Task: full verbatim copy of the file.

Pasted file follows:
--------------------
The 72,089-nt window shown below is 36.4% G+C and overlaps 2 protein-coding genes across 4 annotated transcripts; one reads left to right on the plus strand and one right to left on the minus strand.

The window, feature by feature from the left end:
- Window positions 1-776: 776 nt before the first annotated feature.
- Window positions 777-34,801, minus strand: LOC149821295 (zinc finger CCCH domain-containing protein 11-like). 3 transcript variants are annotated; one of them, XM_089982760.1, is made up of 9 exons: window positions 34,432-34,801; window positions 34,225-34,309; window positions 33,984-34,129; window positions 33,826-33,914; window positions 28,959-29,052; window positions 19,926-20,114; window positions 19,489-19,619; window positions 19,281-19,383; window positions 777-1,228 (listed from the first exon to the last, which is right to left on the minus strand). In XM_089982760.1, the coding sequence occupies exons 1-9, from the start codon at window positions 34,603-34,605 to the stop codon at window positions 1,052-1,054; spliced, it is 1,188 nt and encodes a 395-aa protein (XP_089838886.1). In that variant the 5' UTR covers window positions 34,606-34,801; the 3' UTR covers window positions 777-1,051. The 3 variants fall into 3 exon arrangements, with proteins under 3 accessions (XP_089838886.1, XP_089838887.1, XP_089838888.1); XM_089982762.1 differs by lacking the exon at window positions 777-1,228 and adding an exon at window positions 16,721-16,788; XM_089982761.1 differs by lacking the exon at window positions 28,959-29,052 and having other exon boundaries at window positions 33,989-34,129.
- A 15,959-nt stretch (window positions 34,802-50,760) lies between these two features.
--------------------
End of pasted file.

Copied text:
The 72,089-nt window shown below is 36.4% G+C and overlaps 2 protein-coding genes across 4 annotated transcripts; one reads left to right on the plus strand and one right to left on the minus strand.

The window, feature by feature from the left end:
- Window positions 1-776: 776 nt before the first annotated feature.
- Window positions 777-34,801, minus strand: LOC149821295 (zinc finger CCCH domain-containing protein 11-like). 3 transcript variants are annotated; one of them, XM_089982760.1, is made up of 9 exons: window positions 34,432-34,801; window positions 34,225-34,309; window positions 33,984-34,129; window positions 33,826-33,914; window positions 28,959-29,052; window positions 19,926-20,114; window positions 19,489-19,619; window positions 19,281-19,383; window positions 777-1,228 (listed from the first exon to the last, which is right to left on the minus strand). In XM_089982760.1, the coding sequence occupies exons 1-9, from the start codon at window positions 34,603-34,605 to the stop codon at window positions 1,052-1,054; spliced, it is 1,188 nt and encodes a 395-aa protein (XP_089838886.1). In that variant the 5' UTR covers window positions 34,606-34,801; the 3' UTR covers window positions 777-1,051. The 3 variants fall into 3 exon arrangements, with proteins under 3 accessions (XP_089838886.1, XP_089838887.1, XP_089838888.1); XM_089982762.1 differs by lacking the exon at window positions 777-1,228 and adding an exon at window positions 16,721-16,788; XM_089982761.1 differs by lacking the exon at window positions 28,959-29,052 and having other exon boundaries at window positions 33,989-34,129.
- A 15,959-nt stretch (window positions 34,802-50,760) lies between these two features.